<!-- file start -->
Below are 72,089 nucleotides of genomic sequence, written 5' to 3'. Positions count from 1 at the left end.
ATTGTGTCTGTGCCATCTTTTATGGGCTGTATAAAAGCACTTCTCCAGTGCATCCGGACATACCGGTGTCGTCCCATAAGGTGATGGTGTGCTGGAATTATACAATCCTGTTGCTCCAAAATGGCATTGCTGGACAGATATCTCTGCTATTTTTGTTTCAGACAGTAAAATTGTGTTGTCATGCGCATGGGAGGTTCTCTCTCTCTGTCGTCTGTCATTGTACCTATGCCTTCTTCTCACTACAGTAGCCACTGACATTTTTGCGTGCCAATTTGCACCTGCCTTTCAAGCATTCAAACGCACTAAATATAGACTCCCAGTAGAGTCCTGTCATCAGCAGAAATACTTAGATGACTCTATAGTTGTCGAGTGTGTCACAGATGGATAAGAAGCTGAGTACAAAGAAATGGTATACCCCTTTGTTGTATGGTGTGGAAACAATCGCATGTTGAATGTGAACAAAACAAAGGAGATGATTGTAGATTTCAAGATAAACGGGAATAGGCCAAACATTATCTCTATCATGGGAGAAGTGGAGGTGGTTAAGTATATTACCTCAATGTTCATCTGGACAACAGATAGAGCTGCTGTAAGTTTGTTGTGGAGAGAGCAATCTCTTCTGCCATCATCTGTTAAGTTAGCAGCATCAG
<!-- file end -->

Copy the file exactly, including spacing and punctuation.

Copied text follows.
Below are 72,089 nucleotides of genomic sequence, written 5' to 3'. Positions count from 1 at the left end.
ATTGTGTCTGTGCCATCTTTTATGGGCTGTATAAAAGCACTTCTCCAGTGCATCCGGACATACCGGTGTCGTCCCATAAGGTGATGGTGTGCTGGAATTATACAATCCTGTTGCTCCAAAATGGCATTGCTGGACAGATATCTCTGCTATTTTTGTTTCAGACAGTAAAATTGTGTTGTCATGCGCATGGGAGGTTCTCTCTCTCTGTCGTCTGTCATTGTACCTATGCCTTCTTCTCACTACAGTAGCCACTGACATTTTTGCGTGCCAATTTGCACCTGCCTTTCAAGCATTCAAACGCACTAAATATAGACTCCCAGTAGAGTCCTGTCATCAGCAGAAATACTTAGATGACTCTATAGTTGTCGAGTGTGTCACAGATGGATAAGAAGCTGAGTACAAAGAAATGGTATACCCCTTTGTTGTATGGTGTGGAAACAATCGCATGTTGAATGTGAACAAAACAAAGGAGATGATTGTAGATTTCAAGATAAACGGGAATAGGCCAAACATTATCTCTATCATGGGAGAAGTGGAGGTGGTTAAGTATATTACCTCAATGTTCATCTGGACAACAGATAGAGCTGCTGTAAGTTTGTTGTGGAGAGAGCAATCTCTTCTGCCATCATCTGTTAAGTTAGCAGCATCAG